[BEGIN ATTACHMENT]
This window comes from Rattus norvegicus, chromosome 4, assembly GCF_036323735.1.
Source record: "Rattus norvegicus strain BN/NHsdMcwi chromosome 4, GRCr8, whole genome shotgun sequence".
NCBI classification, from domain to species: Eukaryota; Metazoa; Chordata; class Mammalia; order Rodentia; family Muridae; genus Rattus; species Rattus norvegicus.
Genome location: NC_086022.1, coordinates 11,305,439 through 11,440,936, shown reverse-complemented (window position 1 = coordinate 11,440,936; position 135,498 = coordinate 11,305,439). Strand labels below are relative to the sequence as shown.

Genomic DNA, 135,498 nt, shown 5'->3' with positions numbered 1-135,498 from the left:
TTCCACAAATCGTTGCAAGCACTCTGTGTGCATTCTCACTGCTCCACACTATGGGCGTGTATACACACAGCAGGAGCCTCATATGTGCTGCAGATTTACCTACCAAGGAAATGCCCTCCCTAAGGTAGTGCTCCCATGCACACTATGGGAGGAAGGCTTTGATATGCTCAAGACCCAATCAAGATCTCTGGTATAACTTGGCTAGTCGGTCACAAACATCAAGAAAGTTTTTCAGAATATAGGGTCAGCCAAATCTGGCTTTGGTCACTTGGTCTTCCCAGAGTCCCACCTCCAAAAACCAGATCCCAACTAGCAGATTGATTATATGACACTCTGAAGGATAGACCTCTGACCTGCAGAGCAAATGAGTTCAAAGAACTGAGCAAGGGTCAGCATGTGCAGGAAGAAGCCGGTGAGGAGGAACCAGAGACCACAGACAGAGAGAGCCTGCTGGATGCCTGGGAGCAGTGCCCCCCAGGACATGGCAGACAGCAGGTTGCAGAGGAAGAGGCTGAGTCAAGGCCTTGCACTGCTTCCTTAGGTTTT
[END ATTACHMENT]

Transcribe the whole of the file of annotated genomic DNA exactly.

This window comes from Rattus norvegicus, chromosome 4, assembly GCF_036323735.1.
Source record: "Rattus norvegicus strain BN/NHsdMcwi chromosome 4, GRCr8, whole genome shotgun sequence".
NCBI classification, from domain to species: Eukaryota; Metazoa; Chordata; class Mammalia; order Rodentia; family Muridae; genus Rattus; species Rattus norvegicus.
Genome location: NC_086022.1, coordinates 11,305,439 through 11,440,936, shown reverse-complemented (window position 1 = coordinate 11,440,936; position 135,498 = coordinate 11,305,439). Strand labels below are relative to the sequence as shown.

Genomic DNA, 135,498 nt, shown 5'->3' with positions numbered 1-135,498 from the left:
TTCCACAAATCGTTGCAAGCACTCTGTGTGCATTCTCACTGCTCCACACTATGGGCGTGTATACACACAGCAGGAGCCTCATATGTGCTGCAGATTTACCTACCAAGGAAATGCCCTCCCTAAGGTAGTGCTCCCATGCACACTATGGGAGGAAGGCTTTGATATGCTCAAGACCCAATCAAGATCTCTGGTATAACTTGGCTAGTCGGTCACAAACATCAAGAAAGTTTTTCAGAATATAGGGTCAGCCAAATCTGGCTTTGGTCACTTGGTCTTCCCAGAGTCCCACCTCCAAAAACCAGATCCCAACTAGCAGATTGATTATATGACACTCTGAAGGATAGACCTCTGACCTGCAGAGCAAATGAGTTCAAAGAACTGAGCAAGGGTCAGCATGTGCAGGAAGAAGCCGGTGAGGAGGAACCAGAGACCACAGACAGAGAGAGCCTGCTGGATGCCTGGGAGCAGTGCCCCCCAGGACATGGCAGACAGCAGGTTGCAGAGGAAGAGGCTGAGTCAAGGCCTTGCACTGCTTCCTTAGGTTTT